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Challenges of operationalizing trauma‐informed practice in child protection services in New Zealand Nicola Atwool

By: Atwool, Nicola.
Material type: materialTypeLabelArticleSeries: Child & Family Social work.Publisher: Wiley, 2018Subject(s): PATU TAMARIKI | CHILD ABUSE | Oranga Tamariki, Ministry for Children | CHILD PROTECTION | HISTORICAL TRAUMA | INTERVENTION | MĀORI | SOCIAL WORK PRACTICE | SOCIAL SERVICES | TRAUMA | PĀMAMAE HEKE IHO | TOKO I TE ORA | NEW ZEALANDOnline resources: Read abstract In: Child & Family Social Work, 2018, Advance online publication, 16 May 2018Summary: New Zealand is undergoing major change in service delivery to children and families. A new Ministry for Children Oranga Tamariki has been established to oversee 5 work streams, one of which provides intensive intervention with families requiring a statutory response to child protection concerns. The government minister responsible promised that the service would be child‐centred and trauma‐informed. To date, these terms remain undefined, and there is no shared understanding of their meaning. Practice frameworks to support the work of the new ministry are still being developed, creating something of a vacuum in the meantime. The focus of this paper is the challenge of implementing trauma‐informed practice in the child protection service provided by the Intensive Intervention work stream. Limited research or commentary on trauma‐informed practice in this context currently exists. Drawing on the relevant available literature, the concept and its application in child protection social work is explored. An ecological framework is used to discuss the changes needed to achieve this. Particular attention is paid to the impact of historical trauma for indigenous people due to New Zealand's colonial history and their over‐representation in care and protection services. (Author's abstract). Record #5852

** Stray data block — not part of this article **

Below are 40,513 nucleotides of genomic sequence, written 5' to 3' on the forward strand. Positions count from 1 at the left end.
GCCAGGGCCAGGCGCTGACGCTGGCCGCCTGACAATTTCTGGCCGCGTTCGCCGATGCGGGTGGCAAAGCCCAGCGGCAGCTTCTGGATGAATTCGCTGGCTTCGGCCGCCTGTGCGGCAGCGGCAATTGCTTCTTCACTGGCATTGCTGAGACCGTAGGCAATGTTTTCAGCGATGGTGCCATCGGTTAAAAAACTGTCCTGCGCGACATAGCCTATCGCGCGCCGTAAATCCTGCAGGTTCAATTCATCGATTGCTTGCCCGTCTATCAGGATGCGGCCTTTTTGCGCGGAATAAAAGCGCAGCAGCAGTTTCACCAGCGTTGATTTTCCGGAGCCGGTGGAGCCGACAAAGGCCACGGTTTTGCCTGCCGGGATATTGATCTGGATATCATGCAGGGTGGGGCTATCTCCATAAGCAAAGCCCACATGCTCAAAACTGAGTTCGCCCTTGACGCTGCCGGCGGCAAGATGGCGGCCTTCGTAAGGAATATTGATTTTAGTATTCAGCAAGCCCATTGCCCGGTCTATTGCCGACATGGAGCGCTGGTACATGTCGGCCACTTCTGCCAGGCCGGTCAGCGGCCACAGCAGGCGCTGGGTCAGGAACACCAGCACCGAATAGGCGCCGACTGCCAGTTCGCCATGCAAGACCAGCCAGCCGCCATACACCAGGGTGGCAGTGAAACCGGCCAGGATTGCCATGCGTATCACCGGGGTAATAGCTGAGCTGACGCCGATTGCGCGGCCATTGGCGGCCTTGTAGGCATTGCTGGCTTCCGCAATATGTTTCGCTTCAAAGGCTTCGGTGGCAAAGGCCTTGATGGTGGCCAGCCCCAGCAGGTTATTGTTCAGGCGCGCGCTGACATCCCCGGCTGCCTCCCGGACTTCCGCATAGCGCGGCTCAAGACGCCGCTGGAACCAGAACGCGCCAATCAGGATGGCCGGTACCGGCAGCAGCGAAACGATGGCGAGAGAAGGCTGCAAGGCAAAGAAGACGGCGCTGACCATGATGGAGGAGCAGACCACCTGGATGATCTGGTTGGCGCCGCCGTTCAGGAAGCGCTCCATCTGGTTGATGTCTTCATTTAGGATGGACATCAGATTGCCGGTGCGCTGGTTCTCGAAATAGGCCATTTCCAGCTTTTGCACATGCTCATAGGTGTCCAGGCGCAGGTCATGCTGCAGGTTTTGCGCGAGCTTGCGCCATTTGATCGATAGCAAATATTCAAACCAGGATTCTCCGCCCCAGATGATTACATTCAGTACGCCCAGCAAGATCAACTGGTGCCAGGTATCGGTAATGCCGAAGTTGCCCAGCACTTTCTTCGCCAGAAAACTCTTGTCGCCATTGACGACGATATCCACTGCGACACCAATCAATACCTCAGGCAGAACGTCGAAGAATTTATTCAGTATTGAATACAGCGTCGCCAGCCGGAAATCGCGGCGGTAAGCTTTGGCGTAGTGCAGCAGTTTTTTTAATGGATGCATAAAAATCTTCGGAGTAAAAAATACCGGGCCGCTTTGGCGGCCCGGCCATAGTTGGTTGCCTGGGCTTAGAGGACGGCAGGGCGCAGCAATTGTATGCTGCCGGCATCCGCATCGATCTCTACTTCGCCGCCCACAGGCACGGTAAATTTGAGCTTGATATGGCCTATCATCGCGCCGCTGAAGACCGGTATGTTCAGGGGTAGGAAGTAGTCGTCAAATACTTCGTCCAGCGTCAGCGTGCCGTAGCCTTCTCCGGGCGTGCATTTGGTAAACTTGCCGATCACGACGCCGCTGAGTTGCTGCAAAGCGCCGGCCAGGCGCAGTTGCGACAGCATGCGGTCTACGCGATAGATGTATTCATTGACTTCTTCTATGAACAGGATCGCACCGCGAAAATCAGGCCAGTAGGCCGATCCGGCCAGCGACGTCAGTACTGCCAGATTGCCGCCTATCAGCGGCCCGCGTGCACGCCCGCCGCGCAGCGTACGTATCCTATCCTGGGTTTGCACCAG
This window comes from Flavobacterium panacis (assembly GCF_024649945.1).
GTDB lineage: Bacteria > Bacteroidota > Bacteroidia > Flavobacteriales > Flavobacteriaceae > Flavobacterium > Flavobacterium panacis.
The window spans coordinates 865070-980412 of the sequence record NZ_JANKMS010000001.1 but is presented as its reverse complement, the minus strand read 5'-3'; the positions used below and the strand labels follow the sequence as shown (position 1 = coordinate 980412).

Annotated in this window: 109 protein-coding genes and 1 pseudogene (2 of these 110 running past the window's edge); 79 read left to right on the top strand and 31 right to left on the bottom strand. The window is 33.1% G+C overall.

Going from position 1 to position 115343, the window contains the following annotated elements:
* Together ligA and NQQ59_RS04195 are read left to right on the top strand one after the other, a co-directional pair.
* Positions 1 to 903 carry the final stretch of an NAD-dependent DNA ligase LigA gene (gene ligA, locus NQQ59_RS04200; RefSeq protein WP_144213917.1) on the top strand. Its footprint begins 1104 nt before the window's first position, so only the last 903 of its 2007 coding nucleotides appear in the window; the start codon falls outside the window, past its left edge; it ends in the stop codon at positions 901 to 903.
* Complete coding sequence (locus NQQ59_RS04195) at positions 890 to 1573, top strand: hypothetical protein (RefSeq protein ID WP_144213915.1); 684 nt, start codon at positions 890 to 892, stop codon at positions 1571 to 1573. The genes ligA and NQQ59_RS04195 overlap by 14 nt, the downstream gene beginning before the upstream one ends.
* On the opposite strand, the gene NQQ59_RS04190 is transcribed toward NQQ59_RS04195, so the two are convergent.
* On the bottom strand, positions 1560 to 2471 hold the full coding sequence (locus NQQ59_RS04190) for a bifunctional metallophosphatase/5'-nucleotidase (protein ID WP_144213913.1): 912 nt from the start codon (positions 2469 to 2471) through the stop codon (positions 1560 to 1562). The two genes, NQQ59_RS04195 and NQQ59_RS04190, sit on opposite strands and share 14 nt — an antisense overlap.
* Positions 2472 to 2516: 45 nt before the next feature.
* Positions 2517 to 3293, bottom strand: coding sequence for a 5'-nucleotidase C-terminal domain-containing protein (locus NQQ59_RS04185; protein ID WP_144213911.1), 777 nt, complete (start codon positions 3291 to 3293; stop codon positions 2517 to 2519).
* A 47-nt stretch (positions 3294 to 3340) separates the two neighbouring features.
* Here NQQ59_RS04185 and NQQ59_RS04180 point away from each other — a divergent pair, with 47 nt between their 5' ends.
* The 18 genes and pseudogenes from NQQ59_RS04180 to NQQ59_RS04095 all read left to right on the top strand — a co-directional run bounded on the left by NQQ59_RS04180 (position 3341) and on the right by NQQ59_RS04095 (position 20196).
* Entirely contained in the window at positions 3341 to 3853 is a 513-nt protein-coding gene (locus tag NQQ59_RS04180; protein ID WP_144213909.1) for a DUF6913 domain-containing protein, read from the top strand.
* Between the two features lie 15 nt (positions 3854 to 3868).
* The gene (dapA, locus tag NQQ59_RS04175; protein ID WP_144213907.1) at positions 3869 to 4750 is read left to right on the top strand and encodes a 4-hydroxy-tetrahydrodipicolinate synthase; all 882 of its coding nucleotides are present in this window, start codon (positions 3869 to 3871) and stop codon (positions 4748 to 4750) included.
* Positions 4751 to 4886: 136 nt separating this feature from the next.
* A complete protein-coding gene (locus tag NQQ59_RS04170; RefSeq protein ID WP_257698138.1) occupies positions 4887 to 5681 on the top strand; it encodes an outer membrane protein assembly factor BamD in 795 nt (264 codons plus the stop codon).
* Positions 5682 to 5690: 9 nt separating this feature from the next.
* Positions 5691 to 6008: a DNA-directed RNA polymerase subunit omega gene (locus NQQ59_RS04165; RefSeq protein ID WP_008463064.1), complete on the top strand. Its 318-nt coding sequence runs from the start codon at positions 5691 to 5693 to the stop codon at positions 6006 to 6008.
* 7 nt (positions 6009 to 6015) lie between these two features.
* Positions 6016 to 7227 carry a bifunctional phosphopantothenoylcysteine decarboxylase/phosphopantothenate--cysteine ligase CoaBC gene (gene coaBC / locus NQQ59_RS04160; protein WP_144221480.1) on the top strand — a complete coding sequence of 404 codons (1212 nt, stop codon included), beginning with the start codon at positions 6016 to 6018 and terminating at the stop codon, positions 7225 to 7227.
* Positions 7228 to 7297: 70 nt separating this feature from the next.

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Child & Family Social Work, 2018, Advance online publication, 16 May 2018

New Zealand is undergoing major change in service delivery to children and families. A new Ministry for Children Oranga Tamariki has been established to oversee 5 work streams, one of which provides intensive intervention with families requiring a statutory response to child protection concerns. The government minister responsible promised that the service would be child‐centred and trauma‐informed. To date, these terms remain undefined, and there is no shared understanding of their meaning. Practice frameworks to support the work of the new ministry are still being developed, creating something of a vacuum in the meantime. The focus of this paper is the challenge of implementing trauma‐informed practice in the child protection service provided by the Intensive Intervention work stream. Limited research or commentary on trauma‐informed practice in this context currently exists. Drawing on the relevant available literature, the concept and its application in child protection social work is explored. An ecological framework is used to discuss the changes needed to achieve this. Particular attention is paid to the impact of historical trauma for indigenous people due to New Zealand's colonial history and their over‐representation in care and protection services. (Author's abstract). Record #5852